Electrocomp 100/101 Edit
The Electrocomp 100 was EML's first model, not counting the "blue meanie" educational synths whose construction EML took over from another company at its formation. The 100 was a four-VCO, semi-modular synth which competed with the ARP 2600. It had one more VCO than the 2600 and cost less, due in part to EML's pioneering use of early integrated circuits. Military-spec components were used generously in the Electrocomp 100's deisgn, giving it high reliability and stability. It had a duophonic keyboard, and the ability to assign different combinations of the VCOs to the two keyboard control voltages. However, like most EML synths, it lacked a pitch wheel or mod wheel. Three of the VCOs had continuously variable waveforms from sawtooth to triangle to square, and VCO1 had five selectable waveforms.
Two of the VCOs were switchable to low range to use as an LFO.
The Electrocomp 101 was an improved model based on user feedback, containing an improved VCF and adding several features including a sample and hold, and an amplitude modulation / ring modulation capability to the VCA. This became EML's most popular model, with about 1000 units sold.
In the early '70s time period, EML used two different panel color schemes. The earliest EML synths had panels with a cobalt blue background and white graphics. Others use a panel with a semi-gloss silvery finish, that can look either gray or beige depending on the ambient light; it uses black graphics. Most of the Electrocomp 100s have the blue panel, although at least a few were made with the silver panel. All of the 101s have the silver panel.
Electrocomp 200 Edit
This was an expander module for the 100/101. This contained three VCOs, low pass and high pass VCFs, a VCA with amplitude modulation capability plus a separate ring modulator (!), a preamp, and a mixer with stereo output. An oddity is that most of the input and output jacks are designated with numbers, for which the user most refer to the manual to see what the jack does if it isn't apparent. Both blue-panel and silver-panel 200s were made.
Electrocomp 300 Edit
This was an oddity; an expander module containing a single VCO. Its notable feature was a Buchla-ish control voltage generator consisting of a 4x4 array of pushbuttons and corresponding knobs. Pressing a button caused the module to output the voltage selected by the knob that went with that button. There was also a small group of signal routing switches and jacks. This was intended for experimental musicians and only a handful were made.
Electrocomp 400/401 Edit
This was a combination of a tabletop, semi-modular synth module (400) and an innovative analog sequencer (401). Although sold separately, the two were intended to be used as a package; their cases hinged together to fold into a single road case, and a multi-conductor cable conveyed signals from the 401 to the 400. The 400 was fairly conventional, with two VCOs, an LFO, a low pass VCF, and a VCA. The envelope generator was only an AR type; it was intended that the user would use an envelope generator built into the 401.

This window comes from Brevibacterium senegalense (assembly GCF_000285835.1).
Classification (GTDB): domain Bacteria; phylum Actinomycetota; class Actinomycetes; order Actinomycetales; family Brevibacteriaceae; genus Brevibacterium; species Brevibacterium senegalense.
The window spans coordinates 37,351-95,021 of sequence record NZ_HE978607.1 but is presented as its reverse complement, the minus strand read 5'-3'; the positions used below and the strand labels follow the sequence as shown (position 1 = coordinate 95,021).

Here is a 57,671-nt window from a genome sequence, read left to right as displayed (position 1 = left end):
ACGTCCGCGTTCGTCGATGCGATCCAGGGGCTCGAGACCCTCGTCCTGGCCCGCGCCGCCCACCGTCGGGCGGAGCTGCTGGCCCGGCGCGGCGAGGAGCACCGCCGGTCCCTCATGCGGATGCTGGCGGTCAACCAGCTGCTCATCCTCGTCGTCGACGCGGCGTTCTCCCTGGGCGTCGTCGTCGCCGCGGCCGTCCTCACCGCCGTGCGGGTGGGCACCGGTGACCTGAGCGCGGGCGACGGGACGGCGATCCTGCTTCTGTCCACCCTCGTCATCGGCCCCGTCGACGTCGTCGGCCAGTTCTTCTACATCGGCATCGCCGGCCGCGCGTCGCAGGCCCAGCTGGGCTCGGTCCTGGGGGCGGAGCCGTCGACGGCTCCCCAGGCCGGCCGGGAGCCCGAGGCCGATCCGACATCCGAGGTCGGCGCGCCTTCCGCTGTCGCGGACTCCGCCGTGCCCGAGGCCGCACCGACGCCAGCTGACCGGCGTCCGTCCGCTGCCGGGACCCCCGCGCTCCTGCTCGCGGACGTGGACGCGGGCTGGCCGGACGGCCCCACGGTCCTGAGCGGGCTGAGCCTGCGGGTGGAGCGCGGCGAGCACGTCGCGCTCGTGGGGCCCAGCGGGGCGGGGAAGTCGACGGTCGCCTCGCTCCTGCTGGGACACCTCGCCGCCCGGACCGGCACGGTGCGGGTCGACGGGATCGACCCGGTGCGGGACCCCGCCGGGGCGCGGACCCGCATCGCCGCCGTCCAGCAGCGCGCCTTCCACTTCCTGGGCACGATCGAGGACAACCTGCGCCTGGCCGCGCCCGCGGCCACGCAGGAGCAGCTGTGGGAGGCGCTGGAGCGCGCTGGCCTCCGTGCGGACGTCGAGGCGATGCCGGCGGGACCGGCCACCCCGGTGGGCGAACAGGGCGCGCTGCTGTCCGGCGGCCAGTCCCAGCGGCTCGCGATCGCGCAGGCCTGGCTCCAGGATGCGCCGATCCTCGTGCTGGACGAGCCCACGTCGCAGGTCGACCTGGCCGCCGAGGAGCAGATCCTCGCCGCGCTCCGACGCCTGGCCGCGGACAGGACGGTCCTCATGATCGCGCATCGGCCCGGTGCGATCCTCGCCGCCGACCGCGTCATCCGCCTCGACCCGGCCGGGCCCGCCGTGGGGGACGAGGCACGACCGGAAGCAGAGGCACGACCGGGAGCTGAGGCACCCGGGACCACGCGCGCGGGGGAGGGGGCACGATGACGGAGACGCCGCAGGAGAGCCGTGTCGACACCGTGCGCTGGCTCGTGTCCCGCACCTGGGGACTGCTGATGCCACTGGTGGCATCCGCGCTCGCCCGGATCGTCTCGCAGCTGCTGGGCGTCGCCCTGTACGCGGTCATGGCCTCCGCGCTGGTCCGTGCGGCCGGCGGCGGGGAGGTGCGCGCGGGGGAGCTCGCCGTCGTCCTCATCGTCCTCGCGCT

The 401 was a highly configurable sequencer capable of up to 64 steps. Notes were continuously variable or could be quantized by a digital quantizer circuit. The sequencer included a 16-segment envelope generator which could be synchronized to the sequencer clock; its output was automatically routed to the VCA in the 400.
Only a handful of these were sold. The 401 was probably too far ahead of its time for 1975; similar capabilities would not appear in other products until the first digital sequencers in the early 1980s. And because of the control voltage scaling that EML used (more on this below), the 401 could not easily be used to control other synths.
Electrocomp 500 Edit
This, the final product in the Electrocomp series (and EML's last product other than the Polybox and the ill-fated Synkey), this was a performance synth intended to compete with the Minimoog and the Odyssey. It was basically a re-packaging of the synth circuitry from the Electrocomp 400, with a keyboard and necessary interface circuity added. It came to market too late (around 1976) to make an impression against the other makes it was competing with, and acceptance was probably hindered by EML's odd aversion to pitch and mod wheels. About 200 were sold
EML Scaling Edit
WIth the Electrocomp products, EML attempted to establish an industry standard for control voltage scaling of 1.2 volts/octave. This makes sense when one considers that this scale amounts to 1/10 volt per half step in the chromatic scale; it would have made the math a lot simpler when adding control voltages to, say, transpose the output of a VCO; to transpose up a perfect fifth, one would add 0.7 volts. But it didn't catch on; 1 V/octave became the industry standard, and it left EML with a situation where their products were difficult to interface with analog synths from other manufacturers. The situation might have improved had EML offered a scale conversion box, but it never did.